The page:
The campaign for Scotland to break away from the United Kingdom has stalled just over a month before Scots decide whether to go it alone in a referendum, an analysis of the latest six opinion polls showed on Friday. It came as one of Scotland’s highest profile businesses, Royal Bank of Scotland, said a vote for independence could significantly increase its costs and have a material impact on its business. The poll research, published 47 days before the September 18 vote and before a televised debate on Tuesday between the leaders of the “Yes” and “No” campaigns, showed that the independence movement has been largely stuck in the 42-44 percent support range since March after making gains at the start of the year.
The ‘Yes’ campaign seems to have stalled while still significantly short of its destination. There isn’t any consistent evidence of movement towards a ‘Yes’ vote since March.
Professor John Curtice, Strathclyde University, who conducted the analysis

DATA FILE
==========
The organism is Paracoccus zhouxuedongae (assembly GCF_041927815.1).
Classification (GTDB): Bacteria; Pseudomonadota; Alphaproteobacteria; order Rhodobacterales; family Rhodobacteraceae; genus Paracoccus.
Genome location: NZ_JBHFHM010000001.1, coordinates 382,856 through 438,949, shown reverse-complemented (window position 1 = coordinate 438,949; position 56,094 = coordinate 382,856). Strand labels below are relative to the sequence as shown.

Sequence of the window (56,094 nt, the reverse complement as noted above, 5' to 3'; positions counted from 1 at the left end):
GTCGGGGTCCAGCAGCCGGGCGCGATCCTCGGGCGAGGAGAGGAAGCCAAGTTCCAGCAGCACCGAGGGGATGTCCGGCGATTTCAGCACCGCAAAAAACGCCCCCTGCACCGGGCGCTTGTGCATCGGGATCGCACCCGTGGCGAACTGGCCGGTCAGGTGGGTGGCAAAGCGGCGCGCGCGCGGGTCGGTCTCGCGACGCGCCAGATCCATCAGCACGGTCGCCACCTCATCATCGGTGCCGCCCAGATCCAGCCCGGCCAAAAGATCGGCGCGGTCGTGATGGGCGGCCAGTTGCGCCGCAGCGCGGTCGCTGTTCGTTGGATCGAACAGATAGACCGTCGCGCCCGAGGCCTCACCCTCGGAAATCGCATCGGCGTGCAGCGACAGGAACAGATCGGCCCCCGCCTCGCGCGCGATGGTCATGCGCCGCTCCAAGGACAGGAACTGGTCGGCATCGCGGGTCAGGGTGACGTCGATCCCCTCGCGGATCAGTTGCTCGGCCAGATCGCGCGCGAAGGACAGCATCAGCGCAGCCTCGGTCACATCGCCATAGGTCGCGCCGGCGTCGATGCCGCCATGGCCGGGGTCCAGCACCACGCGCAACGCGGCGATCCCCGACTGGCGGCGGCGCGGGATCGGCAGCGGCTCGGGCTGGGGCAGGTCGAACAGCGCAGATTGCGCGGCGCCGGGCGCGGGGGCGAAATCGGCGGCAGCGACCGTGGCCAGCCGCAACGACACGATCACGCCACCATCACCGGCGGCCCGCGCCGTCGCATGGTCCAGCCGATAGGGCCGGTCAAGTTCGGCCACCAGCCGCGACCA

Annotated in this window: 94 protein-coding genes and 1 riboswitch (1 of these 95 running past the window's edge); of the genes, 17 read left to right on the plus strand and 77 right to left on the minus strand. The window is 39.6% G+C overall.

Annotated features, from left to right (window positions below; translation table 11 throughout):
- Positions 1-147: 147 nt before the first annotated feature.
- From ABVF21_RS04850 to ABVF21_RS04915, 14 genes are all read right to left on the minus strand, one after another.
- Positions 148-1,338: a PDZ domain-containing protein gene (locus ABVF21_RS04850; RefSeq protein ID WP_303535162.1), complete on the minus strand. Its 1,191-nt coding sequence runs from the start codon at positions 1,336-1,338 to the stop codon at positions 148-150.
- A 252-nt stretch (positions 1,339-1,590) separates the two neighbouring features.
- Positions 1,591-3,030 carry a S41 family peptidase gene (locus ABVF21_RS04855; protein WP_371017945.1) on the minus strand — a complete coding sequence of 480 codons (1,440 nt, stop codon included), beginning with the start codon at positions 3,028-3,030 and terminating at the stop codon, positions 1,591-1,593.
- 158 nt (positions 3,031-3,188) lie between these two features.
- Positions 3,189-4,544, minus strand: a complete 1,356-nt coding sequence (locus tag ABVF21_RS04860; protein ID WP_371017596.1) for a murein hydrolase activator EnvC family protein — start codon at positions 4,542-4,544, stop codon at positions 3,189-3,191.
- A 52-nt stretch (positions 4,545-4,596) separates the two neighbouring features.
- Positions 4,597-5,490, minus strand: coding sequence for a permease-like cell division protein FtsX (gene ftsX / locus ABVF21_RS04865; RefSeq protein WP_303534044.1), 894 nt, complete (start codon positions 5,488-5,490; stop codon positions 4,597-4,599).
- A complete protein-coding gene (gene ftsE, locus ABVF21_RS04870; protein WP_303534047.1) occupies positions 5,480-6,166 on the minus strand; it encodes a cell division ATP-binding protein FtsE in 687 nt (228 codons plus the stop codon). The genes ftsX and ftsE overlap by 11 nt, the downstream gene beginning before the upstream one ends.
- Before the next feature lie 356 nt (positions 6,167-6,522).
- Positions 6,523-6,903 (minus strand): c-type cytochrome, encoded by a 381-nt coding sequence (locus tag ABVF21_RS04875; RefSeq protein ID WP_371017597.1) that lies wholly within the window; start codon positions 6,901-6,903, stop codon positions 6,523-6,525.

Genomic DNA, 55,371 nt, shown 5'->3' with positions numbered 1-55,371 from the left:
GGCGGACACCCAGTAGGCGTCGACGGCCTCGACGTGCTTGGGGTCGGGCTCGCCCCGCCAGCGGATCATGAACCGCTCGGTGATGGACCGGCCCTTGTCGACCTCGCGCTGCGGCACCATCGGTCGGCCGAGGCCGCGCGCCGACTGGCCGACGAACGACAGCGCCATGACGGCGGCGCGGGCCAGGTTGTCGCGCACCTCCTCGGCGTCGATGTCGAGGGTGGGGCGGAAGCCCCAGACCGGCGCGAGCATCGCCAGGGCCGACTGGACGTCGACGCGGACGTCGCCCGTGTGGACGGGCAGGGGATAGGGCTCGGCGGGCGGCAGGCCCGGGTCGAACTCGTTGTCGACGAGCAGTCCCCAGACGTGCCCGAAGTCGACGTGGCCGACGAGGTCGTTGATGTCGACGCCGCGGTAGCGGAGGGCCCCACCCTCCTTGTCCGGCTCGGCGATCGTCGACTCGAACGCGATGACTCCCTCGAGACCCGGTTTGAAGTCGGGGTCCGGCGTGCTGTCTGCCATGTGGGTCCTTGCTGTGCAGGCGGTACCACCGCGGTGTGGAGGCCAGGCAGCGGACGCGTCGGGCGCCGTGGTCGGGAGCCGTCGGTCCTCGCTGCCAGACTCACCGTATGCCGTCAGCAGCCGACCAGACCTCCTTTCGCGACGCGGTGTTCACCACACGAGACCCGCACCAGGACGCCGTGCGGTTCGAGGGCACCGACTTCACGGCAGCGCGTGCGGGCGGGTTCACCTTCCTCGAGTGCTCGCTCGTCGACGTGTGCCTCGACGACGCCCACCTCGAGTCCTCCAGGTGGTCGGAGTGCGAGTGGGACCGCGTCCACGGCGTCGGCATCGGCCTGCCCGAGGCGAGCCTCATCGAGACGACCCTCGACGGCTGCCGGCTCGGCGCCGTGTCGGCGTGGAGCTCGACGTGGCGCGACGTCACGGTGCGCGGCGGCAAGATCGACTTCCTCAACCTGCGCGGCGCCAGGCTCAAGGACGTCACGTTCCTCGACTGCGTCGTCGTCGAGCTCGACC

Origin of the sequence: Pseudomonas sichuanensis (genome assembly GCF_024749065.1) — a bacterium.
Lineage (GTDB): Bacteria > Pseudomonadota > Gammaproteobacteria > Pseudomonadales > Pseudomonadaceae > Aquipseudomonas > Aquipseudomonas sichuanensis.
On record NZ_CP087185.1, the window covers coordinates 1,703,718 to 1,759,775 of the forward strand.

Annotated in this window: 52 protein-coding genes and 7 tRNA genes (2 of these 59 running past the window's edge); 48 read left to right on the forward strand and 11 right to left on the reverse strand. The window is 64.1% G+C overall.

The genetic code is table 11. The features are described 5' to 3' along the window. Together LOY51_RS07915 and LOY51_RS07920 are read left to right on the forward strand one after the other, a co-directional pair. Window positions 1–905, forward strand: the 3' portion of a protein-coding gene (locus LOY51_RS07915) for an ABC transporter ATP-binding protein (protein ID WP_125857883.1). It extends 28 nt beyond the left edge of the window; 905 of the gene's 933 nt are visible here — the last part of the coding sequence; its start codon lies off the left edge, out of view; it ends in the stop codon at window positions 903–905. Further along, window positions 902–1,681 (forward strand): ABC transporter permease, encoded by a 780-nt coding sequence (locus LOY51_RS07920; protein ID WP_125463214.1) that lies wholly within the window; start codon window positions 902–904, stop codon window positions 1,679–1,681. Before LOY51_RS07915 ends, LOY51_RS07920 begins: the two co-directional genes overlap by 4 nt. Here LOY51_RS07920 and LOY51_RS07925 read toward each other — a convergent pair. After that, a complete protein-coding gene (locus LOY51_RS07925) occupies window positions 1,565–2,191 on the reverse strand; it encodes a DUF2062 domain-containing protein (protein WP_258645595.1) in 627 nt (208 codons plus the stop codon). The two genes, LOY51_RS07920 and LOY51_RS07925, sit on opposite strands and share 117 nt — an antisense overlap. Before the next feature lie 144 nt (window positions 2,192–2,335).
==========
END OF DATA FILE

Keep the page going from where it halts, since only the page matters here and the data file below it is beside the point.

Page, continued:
Published in Britain’s The Independent newspaper, the analysis showed that if the results of the last six polls conducted in June and July were averaged out, 57 percent of Scots would reject independence and 43 percent would back breaking away. That gives the “No” campaign a lead of 14 percentage points. A “yes” vote would cast Britain into uncharted constitutional waters, trigger a prolonged period of uncertainty, and could diminish its clout on the world stage. A “No” vote would be likely to lead to more powers being devolved to Scotland, which already has control over swaths of policy.